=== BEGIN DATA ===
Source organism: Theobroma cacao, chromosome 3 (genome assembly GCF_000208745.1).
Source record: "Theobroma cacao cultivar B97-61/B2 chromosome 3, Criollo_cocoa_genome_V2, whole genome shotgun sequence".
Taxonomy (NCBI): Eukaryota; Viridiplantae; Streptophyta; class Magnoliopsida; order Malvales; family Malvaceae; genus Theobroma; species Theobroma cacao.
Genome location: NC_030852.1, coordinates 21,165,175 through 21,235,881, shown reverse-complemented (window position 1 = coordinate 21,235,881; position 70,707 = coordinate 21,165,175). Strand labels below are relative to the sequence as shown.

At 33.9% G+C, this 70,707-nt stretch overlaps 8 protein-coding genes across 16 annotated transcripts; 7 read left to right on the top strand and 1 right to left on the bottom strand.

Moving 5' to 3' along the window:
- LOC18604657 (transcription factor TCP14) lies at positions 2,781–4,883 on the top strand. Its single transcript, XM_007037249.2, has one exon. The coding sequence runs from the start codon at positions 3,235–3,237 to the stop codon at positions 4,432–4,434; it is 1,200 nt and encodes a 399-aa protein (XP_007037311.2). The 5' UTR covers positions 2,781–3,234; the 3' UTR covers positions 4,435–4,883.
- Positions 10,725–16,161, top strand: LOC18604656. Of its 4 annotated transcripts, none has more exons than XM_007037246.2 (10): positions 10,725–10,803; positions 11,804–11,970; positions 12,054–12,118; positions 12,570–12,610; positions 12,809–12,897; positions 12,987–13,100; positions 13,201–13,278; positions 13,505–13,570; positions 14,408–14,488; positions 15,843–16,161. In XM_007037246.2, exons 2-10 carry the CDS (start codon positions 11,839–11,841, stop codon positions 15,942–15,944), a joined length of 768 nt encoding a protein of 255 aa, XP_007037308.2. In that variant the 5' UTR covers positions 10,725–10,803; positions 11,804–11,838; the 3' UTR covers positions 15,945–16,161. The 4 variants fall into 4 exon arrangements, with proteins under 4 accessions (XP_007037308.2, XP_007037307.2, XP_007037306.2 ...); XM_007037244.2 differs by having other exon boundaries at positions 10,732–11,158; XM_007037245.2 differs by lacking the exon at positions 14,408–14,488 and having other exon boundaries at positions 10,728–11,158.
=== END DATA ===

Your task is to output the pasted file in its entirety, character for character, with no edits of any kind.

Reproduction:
Source organism: Theobroma cacao, chromosome 3 (genome assembly GCF_000208745.1).
Source record: "Theobroma cacao cultivar B97-61/B2 chromosome 3, Criollo_cocoa_genome_V2, whole genome shotgun sequence".
Taxonomy (NCBI): Eukaryota; Viridiplantae; Streptophyta; class Magnoliopsida; order Malvales; family Malvaceae; genus Theobroma; species Theobroma cacao.
Genome location: NC_030852.1, coordinates 21,165,175 through 21,235,881, shown reverse-complemented (window position 1 = coordinate 21,235,881; position 70,707 = coordinate 21,165,175). Strand labels below are relative to the sequence as shown.

At 33.9% G+C, this 70,707-nt stretch overlaps 8 protein-coding genes across 16 annotated transcripts; 7 read left to right on the top strand and 1 right to left on the bottom strand.

Moving 5' to 3' along the window:
- LOC18604657 (transcription factor TCP14) lies at positions 2,781–4,883 on the top strand. Its single transcript, XM_007037249.2, has one exon. The coding sequence runs from the start codon at positions 3,235–3,237 to the stop codon at positions 4,432–4,434; it is 1,200 nt and encodes a 399-aa protein (XP_007037311.2). The 5' UTR covers positions 2,781–3,234; the 3' UTR covers positions 4,435–4,883.
- Positions 10,725–16,161, top strand: LOC18604656. Of its 4 annotated transcripts, none has more exons than XM_007037246.2 (10): positions 10,725–10,803; positions 11,804–11,970; positions 12,054–12,118; positions 12,570–12,610; positions 12,809–12,897; positions 12,987–13,100; positions 13,201–13,278; positions 13,505–13,570; positions 14,408–14,488; positions 15,843–16,161. In XM_007037246.2, exons 2-10 carry the CDS (start codon positions 11,839–11,841, stop codon positions 15,942–15,944), a joined length of 768 nt encoding a protein of 255 aa, XP_007037308.2. In that variant the 5' UTR covers positions 10,725–10,803; positions 11,804–11,838; the 3' UTR covers positions 15,945–16,161. The 4 variants fall into 4 exon arrangements, with proteins under 4 accessions (XP_007037308.2, XP_007037307.2, XP_007037306.2 ...); XM_007037244.2 differs by having other exon boundaries at positions 10,732–11,158; XM_007037245.2 differs by lacking the exon at positions 14,408–14,488 and having other exon boundaries at positions 10,728–11,158.